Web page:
Early on a Saturday morning, the Velar stirs. It pulls out of its warren, nose first, as though waking from hibernation. Velar means ‘sail’, ‘curtain’ or ‘veil’. It is also refers to the barely audible sound in speech, formed when the tongue touches the soft palate. Just as quietly, our vehicle rolls into view. Flanked by tower blocks, a barren track of tarmac stretches ahead. Beneath, an underpass flows like a river, carrying other vehicles along. Our journey will take us through urban sprawl and historic industrial buildings to visit a modern architectural masterpiece, The Hepworth Wakefield. As I put the car into gear and pull away, we seem to glide on the Velar’s air suspension, rather than drive.
The Range Rover Velar’s sweeping lines are uninterrupted, from its headlights to its gently sloping rear. “The highly sophisticated, reductive design of the Velar appears in its surfacing, body form, and overall volume and proportion,” explains Gerry McGovern, chief design officer at Land Rover. “Every line has a job to do, reducing as much visual noise as possible.” Within its comfortable confines, each element draws the eye in fluid succession. Soft light glows from the handles and foot wells, and the seats are patterned with a perforated Windsor leather. McGovern’s favourite component is the secret-until-lit display, which welcomes the driver by tilting up when starting the engine. “It’s a bit of theatre, as well as bit of fun,” he says. The tailored feel of the interior is informed by Land Rover’s focus on well-being, sustainability, and provenance of materials. Cosy-wool blends, natural open-pore veneer, and gloss black center console screens are intended to be reminiscent of the furniture and flat screens in one’s own home.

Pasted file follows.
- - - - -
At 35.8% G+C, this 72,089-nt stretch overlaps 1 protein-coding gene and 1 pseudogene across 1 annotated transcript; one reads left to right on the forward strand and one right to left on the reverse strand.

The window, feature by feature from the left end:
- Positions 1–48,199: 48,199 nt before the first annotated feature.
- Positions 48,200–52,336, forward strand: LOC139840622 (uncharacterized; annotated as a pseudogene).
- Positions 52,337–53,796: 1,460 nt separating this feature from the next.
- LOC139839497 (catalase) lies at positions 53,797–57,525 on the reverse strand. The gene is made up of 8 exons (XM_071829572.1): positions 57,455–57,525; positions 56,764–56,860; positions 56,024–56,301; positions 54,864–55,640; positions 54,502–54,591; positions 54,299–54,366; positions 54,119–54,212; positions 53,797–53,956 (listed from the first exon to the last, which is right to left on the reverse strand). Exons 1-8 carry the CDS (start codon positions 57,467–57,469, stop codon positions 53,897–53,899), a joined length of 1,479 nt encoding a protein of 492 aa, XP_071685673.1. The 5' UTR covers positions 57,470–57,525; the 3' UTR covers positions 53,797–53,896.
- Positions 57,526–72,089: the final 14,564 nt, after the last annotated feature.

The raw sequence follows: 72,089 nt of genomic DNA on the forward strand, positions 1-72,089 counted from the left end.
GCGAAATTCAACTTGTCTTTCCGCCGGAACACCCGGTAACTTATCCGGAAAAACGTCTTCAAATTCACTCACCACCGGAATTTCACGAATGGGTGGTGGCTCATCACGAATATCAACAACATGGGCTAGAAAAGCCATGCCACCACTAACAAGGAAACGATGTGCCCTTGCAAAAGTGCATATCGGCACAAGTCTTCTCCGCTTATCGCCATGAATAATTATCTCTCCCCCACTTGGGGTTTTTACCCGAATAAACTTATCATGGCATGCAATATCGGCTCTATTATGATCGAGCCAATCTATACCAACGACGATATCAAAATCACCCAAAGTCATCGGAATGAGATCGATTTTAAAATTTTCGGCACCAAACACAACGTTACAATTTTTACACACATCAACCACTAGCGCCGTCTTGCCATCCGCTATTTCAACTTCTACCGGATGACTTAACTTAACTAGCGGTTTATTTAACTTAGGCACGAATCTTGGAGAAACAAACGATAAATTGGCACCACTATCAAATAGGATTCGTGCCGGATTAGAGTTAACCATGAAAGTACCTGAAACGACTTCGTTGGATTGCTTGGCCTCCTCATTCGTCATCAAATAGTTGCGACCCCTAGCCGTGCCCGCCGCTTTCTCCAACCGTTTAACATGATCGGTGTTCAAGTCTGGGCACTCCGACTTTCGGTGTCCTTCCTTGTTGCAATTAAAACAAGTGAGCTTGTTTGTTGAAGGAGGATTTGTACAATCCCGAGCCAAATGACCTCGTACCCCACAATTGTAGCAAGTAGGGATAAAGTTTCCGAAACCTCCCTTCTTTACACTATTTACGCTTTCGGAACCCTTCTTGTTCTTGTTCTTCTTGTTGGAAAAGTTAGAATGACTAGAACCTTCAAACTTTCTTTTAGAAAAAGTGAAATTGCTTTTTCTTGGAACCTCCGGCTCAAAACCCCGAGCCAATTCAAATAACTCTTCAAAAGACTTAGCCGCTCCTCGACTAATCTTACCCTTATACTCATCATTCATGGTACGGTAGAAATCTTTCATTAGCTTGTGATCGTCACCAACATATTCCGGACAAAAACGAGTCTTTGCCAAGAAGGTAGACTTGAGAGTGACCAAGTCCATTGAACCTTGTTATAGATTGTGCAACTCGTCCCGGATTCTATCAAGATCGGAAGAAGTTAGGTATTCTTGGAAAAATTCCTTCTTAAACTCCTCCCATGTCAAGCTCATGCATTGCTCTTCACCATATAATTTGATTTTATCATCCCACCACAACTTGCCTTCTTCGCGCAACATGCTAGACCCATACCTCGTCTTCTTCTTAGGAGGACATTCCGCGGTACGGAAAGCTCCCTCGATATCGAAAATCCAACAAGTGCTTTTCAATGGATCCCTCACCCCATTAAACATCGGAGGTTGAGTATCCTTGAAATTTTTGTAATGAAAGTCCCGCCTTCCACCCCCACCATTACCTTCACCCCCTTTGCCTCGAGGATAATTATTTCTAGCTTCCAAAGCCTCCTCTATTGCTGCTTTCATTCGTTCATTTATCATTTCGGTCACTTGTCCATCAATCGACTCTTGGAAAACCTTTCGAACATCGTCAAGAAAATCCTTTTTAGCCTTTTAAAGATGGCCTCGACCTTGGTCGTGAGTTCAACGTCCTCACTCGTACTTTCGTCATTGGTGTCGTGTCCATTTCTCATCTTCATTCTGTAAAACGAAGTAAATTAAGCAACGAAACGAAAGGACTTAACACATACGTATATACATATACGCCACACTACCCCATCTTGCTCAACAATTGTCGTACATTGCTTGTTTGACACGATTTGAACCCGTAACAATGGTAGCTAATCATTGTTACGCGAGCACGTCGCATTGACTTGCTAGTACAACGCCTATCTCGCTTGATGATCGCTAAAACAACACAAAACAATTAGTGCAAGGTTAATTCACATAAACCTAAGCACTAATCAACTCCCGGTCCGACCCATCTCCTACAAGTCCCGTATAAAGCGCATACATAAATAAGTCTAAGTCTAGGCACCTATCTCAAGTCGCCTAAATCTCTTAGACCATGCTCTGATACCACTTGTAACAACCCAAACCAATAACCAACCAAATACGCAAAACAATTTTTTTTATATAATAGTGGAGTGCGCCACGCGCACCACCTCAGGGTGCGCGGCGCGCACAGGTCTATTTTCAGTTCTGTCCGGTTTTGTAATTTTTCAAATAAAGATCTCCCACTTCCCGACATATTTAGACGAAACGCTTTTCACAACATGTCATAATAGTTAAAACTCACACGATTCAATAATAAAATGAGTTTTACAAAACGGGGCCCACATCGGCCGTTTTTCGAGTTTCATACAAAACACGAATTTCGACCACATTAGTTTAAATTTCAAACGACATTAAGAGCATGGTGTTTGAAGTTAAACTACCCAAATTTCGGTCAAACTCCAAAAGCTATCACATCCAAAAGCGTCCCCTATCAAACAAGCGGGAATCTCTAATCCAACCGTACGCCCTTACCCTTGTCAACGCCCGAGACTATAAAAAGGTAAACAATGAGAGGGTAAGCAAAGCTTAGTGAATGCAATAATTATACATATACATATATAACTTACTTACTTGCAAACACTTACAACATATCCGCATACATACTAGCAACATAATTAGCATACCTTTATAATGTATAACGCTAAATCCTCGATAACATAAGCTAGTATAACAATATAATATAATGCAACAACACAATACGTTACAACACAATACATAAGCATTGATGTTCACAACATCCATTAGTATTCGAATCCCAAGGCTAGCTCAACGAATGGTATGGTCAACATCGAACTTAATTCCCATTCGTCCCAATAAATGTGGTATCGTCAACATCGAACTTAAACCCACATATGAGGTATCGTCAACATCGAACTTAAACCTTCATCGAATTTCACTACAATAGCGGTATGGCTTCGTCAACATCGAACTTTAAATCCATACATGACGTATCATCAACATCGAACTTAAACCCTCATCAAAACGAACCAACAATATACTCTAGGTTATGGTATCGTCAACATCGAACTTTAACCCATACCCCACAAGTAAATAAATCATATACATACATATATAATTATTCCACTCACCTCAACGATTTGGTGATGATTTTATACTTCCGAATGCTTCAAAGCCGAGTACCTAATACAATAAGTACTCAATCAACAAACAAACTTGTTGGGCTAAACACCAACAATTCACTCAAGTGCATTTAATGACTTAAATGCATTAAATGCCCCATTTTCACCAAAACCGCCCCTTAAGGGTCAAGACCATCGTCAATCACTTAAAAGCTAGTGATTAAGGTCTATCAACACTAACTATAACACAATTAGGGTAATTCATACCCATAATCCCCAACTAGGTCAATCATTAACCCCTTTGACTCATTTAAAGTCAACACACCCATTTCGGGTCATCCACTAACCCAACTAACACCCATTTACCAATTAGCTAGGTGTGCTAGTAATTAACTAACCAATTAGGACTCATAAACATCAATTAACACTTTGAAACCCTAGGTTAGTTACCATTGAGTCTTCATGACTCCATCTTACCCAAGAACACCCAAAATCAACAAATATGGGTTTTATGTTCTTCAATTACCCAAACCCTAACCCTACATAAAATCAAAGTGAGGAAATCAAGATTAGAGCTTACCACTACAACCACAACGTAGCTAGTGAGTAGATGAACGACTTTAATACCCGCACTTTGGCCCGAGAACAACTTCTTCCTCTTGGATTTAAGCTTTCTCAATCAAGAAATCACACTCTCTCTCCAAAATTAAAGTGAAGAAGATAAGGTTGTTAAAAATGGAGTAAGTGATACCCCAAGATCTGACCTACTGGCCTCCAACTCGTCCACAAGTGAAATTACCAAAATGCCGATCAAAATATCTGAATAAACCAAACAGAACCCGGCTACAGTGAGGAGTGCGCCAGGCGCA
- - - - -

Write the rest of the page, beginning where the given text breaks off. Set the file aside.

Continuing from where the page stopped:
Sunrise was at 7:49 am; it is now 9:30, and the horizon is still dim. Dawn gradually raises its head, releasing a fine sprinkle of rain on the panoramic sunroof, which is born of McGovern’s love of blurring the division between inside and outside. The car coasts along the motorway and into Wakefield, navigating dilapidated buildings and the clutter of old warehouses and garages. The immense, luminous Hepworth Wakefield rises behind them, a sheer cliff of silvery concrete. The River Calder’s churning waters flow past; while seagulls swoop over its jagged rooftop and slip blithely into the water. As I park the Velar alongside the façade of the gallery, the two are consonant in their aesthetic alignment. Their smooth, grey exteriors almost mirror each other. “Modernism is the driving force for my visual aesthetic,” says McGovern. The languid, yet resolute lines of the Velar echo the striking angles of the gallery. Both forms translate the nuances of the British Landscape – steep cliffs, sloping hills, rushing streams – through a contemporary lens.